On June 24, 2018, amendments to the Professional Service Corporation Provisions (Chapter 2A) of the Michigan Business Corporations Act (BCA) will be in effect. In 2013, the Professional Service Corporation Act was incorporated into the body of the BCA as Chapter 2A, but was drafted in a way that created conflicting language between multiple provisions. According to Justin Klimko from the Corporate Laws Committee (Business Law Section), the main goal of amending Chapter 2A this year is to clarify that entities may be shareholders in Professional Corporations (PCs) if all of their owners are properly licensed. The amendments also clarify when individuals must sever their relationships with a PC.
The inconsistent language in Chapter 2A of the BCA created confusion as to whether entities may or may not be shareholders of PCs. Various sections were amended to address the discrepancies.
Under the previous language, PCs were prohibited from issuing shares “to anyone other than an individual who is licensed…” This language was inconsistent with other sections of Chapter 2A because it seemed to exclude entities. Thus, the new amendments resolve this contradiction by clarifying that a PC may issue shares to “an entity that is directly or beneficially owned only by persons that are licensed persons in 1 or more of the professional services provided by the professional corporation.” Furthermore, the amendments added to the definition of “licensed person” to allow the entity itself to be a licensed person if the entity is licensed to practice a professional service.
Section 2A also explains when persons must terminate their relationship with a PC. Before the amendments, the language provided that a person “who becomes legally disqualified to provide the professional services provided by the corporation… must sever within a reasonable period all employment with and financial interests in the corporation.” This language is ambiguous because “disqualified to provide the professional services” could mean disqualified from providing a single professional service, or all professional services provided by the PC. The amended language now clarifies that a person must dissociate only if they are no longer authorized to provide any of the professional services provided by the PC. Thus, if a PC provides multiple licensed services and the individual becomes disqualified from providing one or more of the services, but remains eligible to provide one or more of the other services, the owner would not be required to terminate their relationship with the PC.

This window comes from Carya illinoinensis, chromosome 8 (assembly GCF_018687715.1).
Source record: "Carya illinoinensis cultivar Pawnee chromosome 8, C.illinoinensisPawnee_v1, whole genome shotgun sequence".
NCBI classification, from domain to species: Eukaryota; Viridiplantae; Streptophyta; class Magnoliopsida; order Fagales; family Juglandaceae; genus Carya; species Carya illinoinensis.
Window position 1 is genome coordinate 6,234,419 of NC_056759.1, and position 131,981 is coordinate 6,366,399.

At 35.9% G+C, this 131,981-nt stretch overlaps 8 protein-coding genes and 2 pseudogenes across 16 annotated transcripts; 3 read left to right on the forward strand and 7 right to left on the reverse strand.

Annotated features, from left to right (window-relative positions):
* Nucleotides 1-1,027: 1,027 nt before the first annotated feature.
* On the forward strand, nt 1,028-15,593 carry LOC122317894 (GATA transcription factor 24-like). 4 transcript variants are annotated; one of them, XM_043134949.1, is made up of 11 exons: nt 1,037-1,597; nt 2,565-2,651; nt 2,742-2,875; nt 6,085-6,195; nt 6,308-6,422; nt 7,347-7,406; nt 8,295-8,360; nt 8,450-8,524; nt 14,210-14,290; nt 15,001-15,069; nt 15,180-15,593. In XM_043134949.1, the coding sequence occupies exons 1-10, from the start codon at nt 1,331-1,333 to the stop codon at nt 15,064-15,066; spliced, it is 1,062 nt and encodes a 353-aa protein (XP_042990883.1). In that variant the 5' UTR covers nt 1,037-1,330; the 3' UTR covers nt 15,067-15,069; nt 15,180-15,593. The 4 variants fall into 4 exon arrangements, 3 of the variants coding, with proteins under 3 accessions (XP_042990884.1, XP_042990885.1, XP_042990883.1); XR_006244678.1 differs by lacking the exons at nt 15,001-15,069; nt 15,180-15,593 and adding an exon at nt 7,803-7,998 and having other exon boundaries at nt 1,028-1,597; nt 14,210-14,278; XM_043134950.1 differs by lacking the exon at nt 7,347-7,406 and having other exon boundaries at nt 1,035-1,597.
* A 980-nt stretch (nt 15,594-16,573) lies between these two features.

The prior language is also ambiguous because it doesn’t address what happens when an entity is a PC shareholder and one of the entity’s owners becomes disqualified. The amended language provides that if an entity is a PC shareholder and one of its owners becomes disqualified, that individual would be required to dissociate from the entity and then the entity could remain a shareholder. If the entity itself was a licensed PC shareholder, and the entity itself became disqualified, the entity would be required to sever its ties with the PC. Importantly, the amended language also allows a person or entity who became disqualified from being a shareholder but regained authorization to provide at least one of the professional services provided by the PC within 90 days, to not have to sever their connection with the PC.
Overall, the amendments revised the requirements for owning shares in a Michigan PC, particularly with regards to entities. The amendments also modified the provisions applicable to severing employment and financial interest in a Michigan PC. For over 30 years, Wachler & Associates has represented healthcare providers and suppliers nationwide in a variety of healthcare compliance matters. If you or your health care entity has questions or concerns about Chapter 2A of Michigan’s Business Corporations Act, please contact an experienced healthcare attorney at 248-544-0888 or email@example.com.